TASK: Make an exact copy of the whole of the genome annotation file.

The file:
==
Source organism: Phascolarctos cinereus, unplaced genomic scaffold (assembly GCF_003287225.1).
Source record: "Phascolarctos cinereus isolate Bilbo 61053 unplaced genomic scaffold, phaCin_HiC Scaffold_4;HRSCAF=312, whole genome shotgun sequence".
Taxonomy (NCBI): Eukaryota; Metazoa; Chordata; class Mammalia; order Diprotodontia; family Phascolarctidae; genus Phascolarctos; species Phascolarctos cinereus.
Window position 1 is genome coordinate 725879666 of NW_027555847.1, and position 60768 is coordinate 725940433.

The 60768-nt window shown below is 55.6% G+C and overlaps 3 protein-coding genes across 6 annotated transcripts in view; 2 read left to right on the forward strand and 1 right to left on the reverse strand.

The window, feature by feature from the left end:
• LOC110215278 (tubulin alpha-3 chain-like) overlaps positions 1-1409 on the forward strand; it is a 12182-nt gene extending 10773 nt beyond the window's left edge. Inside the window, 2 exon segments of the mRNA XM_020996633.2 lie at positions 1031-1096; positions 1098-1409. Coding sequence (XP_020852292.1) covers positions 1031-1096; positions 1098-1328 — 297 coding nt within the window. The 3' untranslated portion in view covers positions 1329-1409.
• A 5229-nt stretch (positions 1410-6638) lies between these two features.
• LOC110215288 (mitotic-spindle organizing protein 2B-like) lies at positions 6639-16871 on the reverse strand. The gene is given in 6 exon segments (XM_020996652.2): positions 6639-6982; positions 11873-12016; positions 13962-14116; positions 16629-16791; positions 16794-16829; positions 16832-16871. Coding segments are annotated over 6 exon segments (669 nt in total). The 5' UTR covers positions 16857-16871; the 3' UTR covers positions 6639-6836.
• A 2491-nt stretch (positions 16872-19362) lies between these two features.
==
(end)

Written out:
Source organism: Phascolarctos cinereus, unplaced genomic scaffold (assembly GCF_003287225.1).
Source record: "Phascolarctos cinereus isolate Bilbo 61053 unplaced genomic scaffold, phaCin_HiC Scaffold_4;HRSCAF=312, whole genome shotgun sequence".
Taxonomy (NCBI): Eukaryota; Metazoa; Chordata; class Mammalia; order Diprotodontia; family Phascolarctidae; genus Phascolarctos; species Phascolarctos cinereus.
Window position 1 is genome coordinate 725879666 of NW_027555847.1, and position 60768 is coordinate 725940433.

The 60768-nt window shown below is 55.6% G+C and overlaps 3 protein-coding genes across 6 annotated transcripts in view; 2 read left to right on the forward strand and 1 right to left on the reverse strand.

The window, feature by feature from the left end:
• LOC110215278 (tubulin alpha-3 chain-like) overlaps positions 1-1409 on the forward strand; it is a 12182-nt gene extending 10773 nt beyond the window's left edge. Inside the window, 2 exon segments of the mRNA XM_020996633.2 lie at positions 1031-1096; positions 1098-1409. Coding sequence (XP_020852292.1) covers positions 1031-1096; positions 1098-1328 — 297 coding nt within the window. The 3' untranslated portion in view covers positions 1329-1409.
• A 5229-nt stretch (positions 1410-6638) lies between these two features.
• LOC110215288 (mitotic-spindle organizing protein 2B-like) lies at positions 6639-16871 on the reverse strand. The gene is given in 6 exon segments (XM_020996652.2): positions 6639-6982; positions 11873-12016; positions 13962-14116; positions 16629-16791; positions 16794-16829; positions 16832-16871. Coding segments are annotated over 6 exon segments (669 nt in total). The 5' UTR covers positions 16857-16871; the 3' UTR covers positions 6639-6836.
• A 2491-nt stretch (positions 16872-19362) lies between these two features.